Great job, Morgan. Your article really pinpoints some scary statistics about girls and their constant struggle with body image. I strongly agree that society is giving young girls the wrong message about what is culturally defined and accepted as beautiful. I think the Lammily doll is a great start to help improve the way young girls see beauty. Hearing the statistics that girls as young as four years old are starting to think negatively about their body image is frightening. Although I do agree that the Lammily doll will help girls understand that it’s okay to look different than Barbie, there are major critics that say Lammily isn’t as normal as she’s portraying. According to the article “Barbie isn’t ‘normal,’ but neither is Lammily, the so-called Normal Barbie,” by The Kansas City Star, people are arguing that, yes, Lammily isn’t disproportionate and unrealistic like Barbie, but she shouldn’t be called normal because she still has “an athletic figure, with a flat stomach.” The article targets the tagline for Lammily,“Average is Beautiful” and says that instead of average or normal it should be “everyone is beautiful.” Despite the criticism of Lammily, I think this new doll is helping society go in the right direction to help young girls understand that everyone is different and everyone is beautiful in their own unique way.

  7. Post comment

    I feel like the Lammily doll is a great step in the right direction for changing the social norms that define beauty. However, issues with body image affect men as well. Action figures that boys typically play with appear to be on massive amounts of steroids. Our culture really needs a different approach on how to address body image. The issue really boils down to being healthy and being happy with the skin you’re in. Things like Photoshopped magazine covers do nothing but create false realities of what beauty is supposed to look like.

  8. Post comment

    Great piece, Morgan. I completely agree with both you and Dr. Kimberly Bissell. In our culture, skinny is perceived as beautiful and fad diets are all the rage. The media especially glorifies skinniness as beautiful when in reality, extreme skinniness is unhealthy and unrealistic. Because of the way skinniness is illustrated through the media, young girls are growing up with negative body images. Skinny models and celebrities are idolized and put on a pedestal, driving girls to feel they will never be as beautiful. I like Lamm’s campaign slogan of “Average is Beautiful” because it illustrates an important and positive message to society. While I agree with Siarra S. that “average” can carry a negative association, I believe Lamm is linking “average” with a positive connotation and presenting a new view of the word to society. Overall, very interesting piece; I cannot wait to see where the media and our society take Lamm’s Project.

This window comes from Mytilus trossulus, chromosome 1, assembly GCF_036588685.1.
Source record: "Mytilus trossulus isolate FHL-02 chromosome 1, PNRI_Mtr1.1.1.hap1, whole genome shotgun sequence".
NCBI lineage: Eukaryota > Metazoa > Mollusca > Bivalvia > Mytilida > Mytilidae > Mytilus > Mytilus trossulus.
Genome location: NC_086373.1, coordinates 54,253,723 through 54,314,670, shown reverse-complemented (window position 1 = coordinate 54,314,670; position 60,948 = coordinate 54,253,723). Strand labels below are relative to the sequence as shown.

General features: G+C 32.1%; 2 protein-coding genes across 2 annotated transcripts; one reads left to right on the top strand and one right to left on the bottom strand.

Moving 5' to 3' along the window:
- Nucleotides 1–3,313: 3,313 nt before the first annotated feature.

9. Post comment

    While I think that the efforts to improve the self esteem in young girls is a wonderful gesture and is surely something that parents should be taking seriously, this particular gesture is nothing more than that, a gesture, and in fact misses the point entirely.

    The problem with a young girl placing her self-worth in a comparison to that of a doll is not the fault of the proportions of the doll, which we all know, are completely unrealistic. The problem is that these poor children apparently were never told that Barbie is “just a doll.”

    Young boys rarely develop complexes due to their inability to fly like Superman or shoot webs out of their hands like Spiderman. This is because they learn at a very young age that Batman, G.I. Joe and Wolverine are FICTIONAL.

    This allows young boys to separate their imagination from their perception of themselves. This is the missing ingredient in the relationship that little “Lucy” has with her Barbie. The toy is not to blame.

    Before you assume that my recommendation is to print a disclaimer on the Barbie Doll packaging explaining to misguided toddlers of the inexactitude of her proportions relative to a real person, I’m making the statement that parents ACTUALLY take a role in their child’s development and teach them that Barbie, just like Mickey Mouse, Scooby Doo and Winnie-the-Poo, is in fact make-believe.

    And nothing more.

  10. Post comment

    Great post, Morgan. As a one of seven children, and having three sisters of my own, I think that Lammily is a genius idea. For years, we have heard about how unrealistic Barbie’s body proportions are, but little has been done to serve the public with a comparable alternative. I am excited to see how this product will evolve in the coming years. I do, however, have one thought on Lamm’s tagline, “Average is Beautiful.” Everyone is beautiful and unique in his or her own way, and therefore I feel as though, maybe, average is not the correct word to use. Although I understand his meaning and good intention behind it, I feel that sometimes the word “average” can carry a negative connotation. If Lammily was my product, I would possibly use the words “normal” or “healthy.” In recent studies I have read, it has been proven that if Barbie were a human being she would not be able to stand or uphold her body properly due to her impossible proportions. By explaining to young girls that “Normal is Beautiful,” or “Healthy is Beautiful,” there would be a better understanding that regardless of weight, height or even ethnicity, everyone has qualities that make them beautiful and unique.